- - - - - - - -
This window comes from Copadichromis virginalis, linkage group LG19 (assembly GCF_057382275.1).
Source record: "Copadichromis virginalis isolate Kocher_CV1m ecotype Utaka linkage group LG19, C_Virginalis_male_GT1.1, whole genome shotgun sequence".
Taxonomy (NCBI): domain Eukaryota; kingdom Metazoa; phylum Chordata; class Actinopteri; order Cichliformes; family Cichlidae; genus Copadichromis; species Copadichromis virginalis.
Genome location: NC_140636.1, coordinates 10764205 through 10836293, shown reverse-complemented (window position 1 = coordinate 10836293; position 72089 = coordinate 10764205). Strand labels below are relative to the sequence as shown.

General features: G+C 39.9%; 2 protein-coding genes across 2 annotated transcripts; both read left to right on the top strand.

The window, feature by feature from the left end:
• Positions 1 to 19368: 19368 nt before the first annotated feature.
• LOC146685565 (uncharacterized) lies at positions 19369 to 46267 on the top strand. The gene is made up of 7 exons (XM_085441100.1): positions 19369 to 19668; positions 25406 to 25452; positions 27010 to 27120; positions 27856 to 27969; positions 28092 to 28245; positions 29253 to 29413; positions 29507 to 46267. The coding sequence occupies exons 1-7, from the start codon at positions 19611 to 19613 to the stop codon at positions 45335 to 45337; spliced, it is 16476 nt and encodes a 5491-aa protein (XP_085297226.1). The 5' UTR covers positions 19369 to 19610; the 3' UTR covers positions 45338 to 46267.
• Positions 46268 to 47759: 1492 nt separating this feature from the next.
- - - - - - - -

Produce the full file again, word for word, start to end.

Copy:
This window comes from Copadichromis virginalis, linkage group LG19 (assembly GCF_057382275.1).
Source record: "Copadichromis virginalis isolate Kocher_CV1m ecotype Utaka linkage group LG19, C_Virginalis_male_GT1.1, whole genome shotgun sequence".
Taxonomy (NCBI): domain Eukaryota; kingdom Metazoa; phylum Chordata; class Actinopteri; order Cichliformes; family Cichlidae; genus Copadichromis; species Copadichromis virginalis.
Genome location: NC_140636.1, coordinates 10764205 through 10836293, shown reverse-complemented (window position 1 = coordinate 10836293; position 72089 = coordinate 10764205). Strand labels below are relative to the sequence as shown.

General features: G+C 39.9%; 2 protein-coding genes across 2 annotated transcripts; both read left to right on the top strand.

The window, feature by feature from the left end:
• Positions 1 to 19368: 19368 nt before the first annotated feature.
• LOC146685565 (uncharacterized) lies at positions 19369 to 46267 on the top strand. The gene is made up of 7 exons (XM_085441100.1): positions 19369 to 19668; positions 25406 to 25452; positions 27010 to 27120; positions 27856 to 27969; positions 28092 to 28245; positions 29253 to 29413; positions 29507 to 46267. The coding sequence occupies exons 1-7, from the start codon at positions 19611 to 19613 to the stop codon at positions 45335 to 45337; spliced, it is 16476 nt and encodes a 5491-aa protein (XP_085297226.1). The 5' UTR covers positions 19369 to 19610; the 3' UTR covers positions 45338 to 46267.
• Positions 46268 to 47759: 1492 nt separating this feature from the next.